We recognize, however, that legislators may obtain standing to defend the constitutionality of a legislative enactment when authorized by state law. See Arizonans for Official English v. Arizona, 520 U.S. 43, ----, 117 S.Ct. 1055, 1068, 137 L.Ed.2d 170 (1997); Karcher v. May, 484 U.S. 72, 82, 108 S.Ct. 388, 395, 98 L.Ed.2d 327 (1987). The legislators contend they have standing to intervene pursuant to section 188.220 of the Missouri Revised Statutes, which allows taxpayers to bring suit to enforce the provisions of Missouri's laws prohibiting the use of public funds to perform, assist or encourage an abortion not necessary to save the mother's life. The legislators contend they have standing to defend the constitutionality of an appropriations bill that was passed in compliance with the state's asserted interest as expressed by the above statute. We reject this argument as it distorts section 188.205 beyond its clear meaning of granting taxpayer standing to enforce in state court prohibitions against funding abortion-related activities with public funds.
Because the ten legislators lack standing, we do not need to reach the legislators' argument that they meet the requirements of Rule 24.
Accordingly, we affirm the district court's denial of the motion to intervene as of right because the legislators lack standing to intervene.
"To intervene as of right, an applicant must (1) have a recognized interest in the subject matter of the litigation that (2) might be impaired by the disposition of the case and that (3) will not be adequately protected by the existing parties." Mausolf v. Babbitt, 85 F.3d 1295, 1299 (8th Cir.1996)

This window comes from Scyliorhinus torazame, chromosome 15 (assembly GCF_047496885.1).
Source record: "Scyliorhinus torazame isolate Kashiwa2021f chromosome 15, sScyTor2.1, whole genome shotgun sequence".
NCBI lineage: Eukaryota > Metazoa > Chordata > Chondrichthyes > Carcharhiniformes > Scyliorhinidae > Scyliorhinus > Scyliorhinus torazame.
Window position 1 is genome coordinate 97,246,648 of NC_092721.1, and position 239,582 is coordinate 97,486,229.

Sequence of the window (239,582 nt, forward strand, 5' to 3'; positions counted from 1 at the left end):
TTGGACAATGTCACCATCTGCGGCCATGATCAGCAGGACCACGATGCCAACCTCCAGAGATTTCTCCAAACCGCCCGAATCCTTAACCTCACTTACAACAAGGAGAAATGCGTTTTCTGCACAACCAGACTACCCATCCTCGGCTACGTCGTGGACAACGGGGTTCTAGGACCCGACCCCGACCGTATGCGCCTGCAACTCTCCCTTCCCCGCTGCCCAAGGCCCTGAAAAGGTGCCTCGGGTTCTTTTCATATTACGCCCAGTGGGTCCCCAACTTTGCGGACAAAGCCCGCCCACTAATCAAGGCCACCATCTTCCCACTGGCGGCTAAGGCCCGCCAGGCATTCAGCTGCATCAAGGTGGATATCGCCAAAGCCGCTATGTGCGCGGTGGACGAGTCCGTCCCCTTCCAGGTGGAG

The Supreme Court has not yet ruled whether intervention requires Article III standing. The circuits have diverse views on the issue. Some circuits do not require standing for intervention. See, e.g., United States Postal Serv. v. Brennan, 579 F.2d 188, 190 (2d Cir.1978); Associated Builders & Contractors v. Perry, 16 F.3d 688, 690 (6th Cir.1994); Yniguez v. State of Arizona, 939 F.2d 727, 731 (9th Cir.1991). At least one other circuit requires standing for intervention. Building and Constr. Trades Dept., AFL-CIO v. Reich, 40 F.3d 1275, 1282 (D.C.Cir.1994). One circuit has stated that Rule 24 requires more of an interest than that required by Article III analysis. United States v. 36.96 Acres of Land, 754 F.2d 855, 859 (7th Cir.1985)